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What is SRAM?

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  • Written By: R. Kayne
  • Edited By: O. Wallace
  • Last Modified Date: 04 December 2016
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Static Random Access Memory (SRAM) is a type of RAM used in various electronic applications including toys, automobiles, digital devices and computers. It only holds its contents while power is applied. This type of memory differs from dynamic RAM (DRAM) in that DRAM must use refresh cycles to keep its contents alive. SRAM holds data as a static ‘image’ as indicated by the name, until written over or lost from powering down.

SRAM is more expensive, faster, and more power-efficient than DRAM for most uses. However, its internal structure also makes it less dense, and therefore a less ideal candidate for the main memory inside personal computers. Instead, SRAM is used for critical, secondary uses, such as fast cache memory for central processing units (CPUs). CPU cache can significantly boost a computer’s overall performance with a rather small footprint of dedicated memory.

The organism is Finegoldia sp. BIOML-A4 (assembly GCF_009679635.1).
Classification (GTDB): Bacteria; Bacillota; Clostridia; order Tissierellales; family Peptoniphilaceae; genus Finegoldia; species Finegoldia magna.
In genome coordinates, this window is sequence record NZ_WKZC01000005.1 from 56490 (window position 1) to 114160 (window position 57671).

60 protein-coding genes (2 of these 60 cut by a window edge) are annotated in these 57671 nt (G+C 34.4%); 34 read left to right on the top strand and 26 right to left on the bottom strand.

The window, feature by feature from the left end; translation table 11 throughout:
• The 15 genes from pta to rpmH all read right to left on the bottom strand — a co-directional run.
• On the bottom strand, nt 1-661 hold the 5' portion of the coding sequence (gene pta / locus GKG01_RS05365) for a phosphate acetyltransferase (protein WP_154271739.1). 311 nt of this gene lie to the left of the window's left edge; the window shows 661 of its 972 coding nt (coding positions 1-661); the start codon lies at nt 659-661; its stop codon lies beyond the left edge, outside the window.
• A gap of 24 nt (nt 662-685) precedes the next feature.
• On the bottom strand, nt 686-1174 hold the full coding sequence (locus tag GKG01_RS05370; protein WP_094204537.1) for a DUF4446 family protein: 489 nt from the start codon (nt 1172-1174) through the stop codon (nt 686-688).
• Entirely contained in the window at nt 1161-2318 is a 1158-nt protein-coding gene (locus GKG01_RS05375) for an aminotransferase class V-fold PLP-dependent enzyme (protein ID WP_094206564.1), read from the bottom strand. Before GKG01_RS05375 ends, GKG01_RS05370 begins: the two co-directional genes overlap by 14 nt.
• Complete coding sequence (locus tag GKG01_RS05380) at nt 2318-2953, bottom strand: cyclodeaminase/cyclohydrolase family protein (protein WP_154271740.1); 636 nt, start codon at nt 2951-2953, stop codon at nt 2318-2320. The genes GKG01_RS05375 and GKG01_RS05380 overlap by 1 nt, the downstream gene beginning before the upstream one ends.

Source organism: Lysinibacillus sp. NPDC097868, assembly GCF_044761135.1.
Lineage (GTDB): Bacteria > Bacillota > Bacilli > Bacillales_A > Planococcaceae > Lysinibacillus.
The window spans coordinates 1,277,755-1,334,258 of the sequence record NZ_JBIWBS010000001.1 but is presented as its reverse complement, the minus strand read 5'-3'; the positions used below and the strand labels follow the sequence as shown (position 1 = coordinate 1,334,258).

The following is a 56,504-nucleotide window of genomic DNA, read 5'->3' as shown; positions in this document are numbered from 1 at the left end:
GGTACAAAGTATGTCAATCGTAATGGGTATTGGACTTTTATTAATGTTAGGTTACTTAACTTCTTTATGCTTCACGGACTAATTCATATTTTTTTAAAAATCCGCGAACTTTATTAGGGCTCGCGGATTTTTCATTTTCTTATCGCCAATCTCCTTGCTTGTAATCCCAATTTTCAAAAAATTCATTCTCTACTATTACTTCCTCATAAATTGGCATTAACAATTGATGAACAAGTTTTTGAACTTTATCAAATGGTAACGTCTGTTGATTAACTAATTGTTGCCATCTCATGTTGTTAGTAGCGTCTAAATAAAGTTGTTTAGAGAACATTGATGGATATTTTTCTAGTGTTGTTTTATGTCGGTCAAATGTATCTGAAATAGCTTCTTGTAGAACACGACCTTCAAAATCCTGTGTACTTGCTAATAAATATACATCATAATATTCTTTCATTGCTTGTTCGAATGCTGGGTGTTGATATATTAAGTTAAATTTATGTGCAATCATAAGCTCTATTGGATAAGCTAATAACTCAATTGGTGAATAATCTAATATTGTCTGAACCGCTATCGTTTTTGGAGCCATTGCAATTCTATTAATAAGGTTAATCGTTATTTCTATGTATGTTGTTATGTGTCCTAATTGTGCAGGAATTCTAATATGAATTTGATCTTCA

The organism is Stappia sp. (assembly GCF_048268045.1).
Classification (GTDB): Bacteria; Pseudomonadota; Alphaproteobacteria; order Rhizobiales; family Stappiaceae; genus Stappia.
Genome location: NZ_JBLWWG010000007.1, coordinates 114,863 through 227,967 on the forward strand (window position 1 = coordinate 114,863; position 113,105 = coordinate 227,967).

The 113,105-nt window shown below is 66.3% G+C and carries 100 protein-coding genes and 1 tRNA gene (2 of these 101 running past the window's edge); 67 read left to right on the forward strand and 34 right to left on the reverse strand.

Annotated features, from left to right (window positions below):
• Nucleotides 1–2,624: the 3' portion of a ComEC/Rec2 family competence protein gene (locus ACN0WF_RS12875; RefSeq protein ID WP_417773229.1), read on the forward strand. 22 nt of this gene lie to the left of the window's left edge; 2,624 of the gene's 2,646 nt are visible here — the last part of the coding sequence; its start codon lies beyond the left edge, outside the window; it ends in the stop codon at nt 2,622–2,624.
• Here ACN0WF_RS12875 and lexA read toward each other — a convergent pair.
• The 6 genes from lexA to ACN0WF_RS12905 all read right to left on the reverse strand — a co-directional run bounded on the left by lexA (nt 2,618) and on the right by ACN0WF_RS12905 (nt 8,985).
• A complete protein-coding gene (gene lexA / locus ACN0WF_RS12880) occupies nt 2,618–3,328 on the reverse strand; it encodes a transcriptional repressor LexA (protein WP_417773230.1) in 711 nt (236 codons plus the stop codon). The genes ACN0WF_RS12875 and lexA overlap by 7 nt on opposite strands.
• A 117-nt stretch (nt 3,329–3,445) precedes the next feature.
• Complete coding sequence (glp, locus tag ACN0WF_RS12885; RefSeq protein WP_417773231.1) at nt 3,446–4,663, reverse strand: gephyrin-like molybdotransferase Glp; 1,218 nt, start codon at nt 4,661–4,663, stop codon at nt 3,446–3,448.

Compared to DRAM, SRAM is more power-efficient when idle. However, overclocking the CPU can negate this power-saving advantage. Overclocking causes the CPU to work faster than its marketed specifications. In such a case, the SRAM cache spends less time in the power-saving idle mode.

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SRAM is also present in many modern hard drives as disk cache. The disk cache is used to temporarily store data that is accessed frequently. Retrieving data from the cache is many times faster than retrieving it from a standard, platter-designed hard drive. People might also find SRAM in modem routers, printers, digital cameras, and compact disk (CD) or digital versatile disc (DVD) decks. Toys with electronic interfaces also commonly use this type of memory.

Static RAM can be synchronous, or asynchronous. Asynchronous SRAM is not dependent on the clock frequency of the CPU, while synchronous synchronizes with the CPU clock speed.

SRAM can be incorporated into one of two types of transistor chips: the bipolar junction transistor, or the metal-oxide-semiconductor field-effect transistor (MOFSET). The former makes SRAM extremely fast but also consumes a lot of power. This type of transistor is used in specialty applications. MOFSET is the more common type of memory used in the various applications discussed here.

Computer users should not confuse SRAM SDRAM, or Synchronous Dynamic Random Access Memory. SDRAM is a flavor of DRAM, and functions differently.

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